President Yoweri Kaguta Museveni has gone on record condemning the power franchise holders UMEME, of conning Ugandans via inflated tariffs. Before then, the president had on several occasions lambasted the South African investors for subjecting the country to ceaseless load shedding.
Yet before UMEME can get over the bad PR brought about by the unfavorable power rates, disgusting news hitting our investigative desk indicates how the power investors have been,for a staggering seventeen years, tossing up and down its workers pursuing to be deservedly paid gratuity.
We understand how UMEME hasn’t actually been paying gratuity to workers ever since they hit town in 2005! At the present, the investors are thought to be owing workers close to UGX40Bn in gratuity! Fearing that UMEME is packing up ahead of leaving the country at the end of the three years remaining on their concession, the workers are praying to the authorities to exert pressure on the investors to clear their money.
President Museveni has been vowing publicly how the government is not going to renew UMEME’s concession beyond its waning deadline since they have been giving a raw deal to the country. Such avowal by the president is scaring the workers demanding for gratuity, out of their skins. “UMEME is behaving like a man on departure. Everything they are doing now is typical of a man on departure, be it treatment of their employees, investment on network and poor service delivery,” said one of the senior workers.
To this end, the workers pray to the Ugandan authorities; “we kindly call on your intervention into this matter before Umeme takes off with our rightful benefits as you’re already aware they’ve less than 3 years to the end of their concession.” But just, how has UMEME been able to hold on such colossal sums of money belonging to the toiling workers for a period shyly running short of clocking two decades…?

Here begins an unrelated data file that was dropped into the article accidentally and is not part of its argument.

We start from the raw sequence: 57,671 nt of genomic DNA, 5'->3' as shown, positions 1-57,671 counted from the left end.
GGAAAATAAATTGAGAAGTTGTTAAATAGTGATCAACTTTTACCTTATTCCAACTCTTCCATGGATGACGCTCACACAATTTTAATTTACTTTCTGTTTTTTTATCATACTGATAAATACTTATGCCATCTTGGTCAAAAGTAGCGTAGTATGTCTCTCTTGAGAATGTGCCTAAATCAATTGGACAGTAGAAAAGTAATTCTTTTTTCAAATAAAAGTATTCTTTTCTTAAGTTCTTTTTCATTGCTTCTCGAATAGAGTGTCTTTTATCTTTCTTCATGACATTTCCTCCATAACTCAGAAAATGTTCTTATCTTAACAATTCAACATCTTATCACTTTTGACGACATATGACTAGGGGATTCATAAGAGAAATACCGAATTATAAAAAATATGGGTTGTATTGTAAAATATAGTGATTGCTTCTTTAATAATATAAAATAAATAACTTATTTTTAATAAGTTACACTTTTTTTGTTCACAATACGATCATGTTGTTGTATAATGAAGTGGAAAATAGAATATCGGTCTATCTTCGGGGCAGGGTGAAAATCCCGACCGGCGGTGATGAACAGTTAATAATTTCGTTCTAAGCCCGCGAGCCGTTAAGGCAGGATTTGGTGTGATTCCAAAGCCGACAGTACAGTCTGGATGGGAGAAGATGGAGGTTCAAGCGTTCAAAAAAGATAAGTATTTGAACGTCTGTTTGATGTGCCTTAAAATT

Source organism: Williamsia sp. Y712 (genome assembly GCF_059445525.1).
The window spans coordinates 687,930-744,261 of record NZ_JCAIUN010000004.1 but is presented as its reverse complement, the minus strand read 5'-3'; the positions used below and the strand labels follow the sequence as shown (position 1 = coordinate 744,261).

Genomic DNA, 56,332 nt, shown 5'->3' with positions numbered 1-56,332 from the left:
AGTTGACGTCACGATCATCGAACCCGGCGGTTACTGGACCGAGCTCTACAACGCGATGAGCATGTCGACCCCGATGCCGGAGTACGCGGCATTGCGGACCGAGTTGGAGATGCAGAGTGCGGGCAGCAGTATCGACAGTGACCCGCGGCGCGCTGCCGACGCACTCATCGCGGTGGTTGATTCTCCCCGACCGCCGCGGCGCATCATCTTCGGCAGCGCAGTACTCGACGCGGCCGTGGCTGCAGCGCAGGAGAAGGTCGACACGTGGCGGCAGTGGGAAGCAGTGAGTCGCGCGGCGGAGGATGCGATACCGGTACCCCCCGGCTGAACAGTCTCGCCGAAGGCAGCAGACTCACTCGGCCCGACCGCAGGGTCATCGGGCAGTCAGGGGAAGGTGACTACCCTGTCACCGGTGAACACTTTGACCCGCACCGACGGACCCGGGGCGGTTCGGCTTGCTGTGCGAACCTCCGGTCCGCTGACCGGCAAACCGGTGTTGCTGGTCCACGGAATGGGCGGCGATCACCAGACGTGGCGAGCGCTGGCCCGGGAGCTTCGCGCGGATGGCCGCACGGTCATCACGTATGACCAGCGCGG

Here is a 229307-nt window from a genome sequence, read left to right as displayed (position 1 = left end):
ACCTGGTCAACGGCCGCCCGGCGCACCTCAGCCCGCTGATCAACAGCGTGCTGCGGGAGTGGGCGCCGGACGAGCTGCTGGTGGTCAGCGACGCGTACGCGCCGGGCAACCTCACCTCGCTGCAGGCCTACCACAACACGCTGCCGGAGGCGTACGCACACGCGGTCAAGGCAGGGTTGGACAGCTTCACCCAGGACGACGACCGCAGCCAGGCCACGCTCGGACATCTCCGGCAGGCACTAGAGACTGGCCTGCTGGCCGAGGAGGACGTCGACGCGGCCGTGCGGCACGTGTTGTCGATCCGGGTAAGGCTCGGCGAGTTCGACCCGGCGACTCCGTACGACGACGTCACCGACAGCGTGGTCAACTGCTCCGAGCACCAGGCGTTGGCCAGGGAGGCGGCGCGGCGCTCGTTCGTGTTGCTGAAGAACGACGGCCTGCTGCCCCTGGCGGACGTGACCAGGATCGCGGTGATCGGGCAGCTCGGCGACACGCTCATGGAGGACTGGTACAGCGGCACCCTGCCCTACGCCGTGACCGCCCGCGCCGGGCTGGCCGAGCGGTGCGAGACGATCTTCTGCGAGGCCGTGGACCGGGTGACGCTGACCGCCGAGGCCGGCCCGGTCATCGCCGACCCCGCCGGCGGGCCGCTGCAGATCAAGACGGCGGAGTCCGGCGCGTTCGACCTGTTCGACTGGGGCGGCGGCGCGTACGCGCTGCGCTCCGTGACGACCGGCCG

After amassing billions in gratuity, thanks to non-payment of the same, UMEME in 2015, tricked the workers by converting the debt into a PROVIDENT FUND scheme. The new arrangement saw the interest chargeable on gratuity slashed from the previously agreed 30 percent down to five percent. “This meant that all employees who had served up to Dec 2015 would be party to gratuity claims in respect to the number of years they had served since Umeme’s inception in 2015,” a source privy to these matters, confides in us.
What followed were negotiations geared at settling the unsettled gratuity sums. The Uganda Electricity and Allied Workers Union stepped in on behalf of the aggrieved members. Well, the negotiations ended up without the workers’ representatives miserably realizing a single penny from UMEME. The latter was talking of paying UGX5Bn. The workers rejected the condensed figure. They didn’t see the sense in taking the sums UMEME was putting on table, given that they were making a total of 1200.
In any case, inside sources inform us, the workers’ representatives had by this time decamped from UMEME after being compromised by their employers. This would end up escalating the agony of the workers who had by now waited for long, without hearing a word about when the employers were planning to pay them. “They were now speaking in a language we failed to understand. From the look of things, we realized that they were representing the interests of UMEME as opposed to pushing our case.”
Treasury Bills Ruse
Before long, UMEME had reverted to the workers. The employers were now proposing to invest the UGX5Bn it had earlier put on the table, into purchasing the government treasury bills. The investors justified the move by arguing how the UGX5Bn would end up fetching handsome profits for the aggrieved workers. But, UMEME again advised the workers to subject the matter to the industrial court, in the meantime pending maturity of the treasury bills.
“But…this was merely a trick designed by UMEME and its lawyers plus the court itself which ended up adjourning the case from time to time, looking to wear out or resolve to get themoney,” our sources further wail. The industrial court, having sat finally on March 4th 2022, decided that the workers had no claim against UMEME. “But how can that be. We went to court with a claim that was crystal clear. Even UMEME itself had conceded owing us money on many occasions in the past. The only outstanding issue was about how much UMEME owed us… not if they owed us money!”
The workers assert how, what the court arrived at was an injustice of the highest order, given that UMEME talked of even investing the money by buying treasury bills which, if it was done, the billions must have earned interest and grown into several folds. When contacted, Umeme mouthpiece Peter Kauju said his employer resolved to do none but “respecting the court ruling.”
- Mr. Stephen Kasozi Muwambi is a seasoned crime investigative writer, majoring in judicial-based stories. His two decades’ experience as a senior investigative journalist has made him one of the best to reckon on in Uganda. He can also be reached via [email protected]
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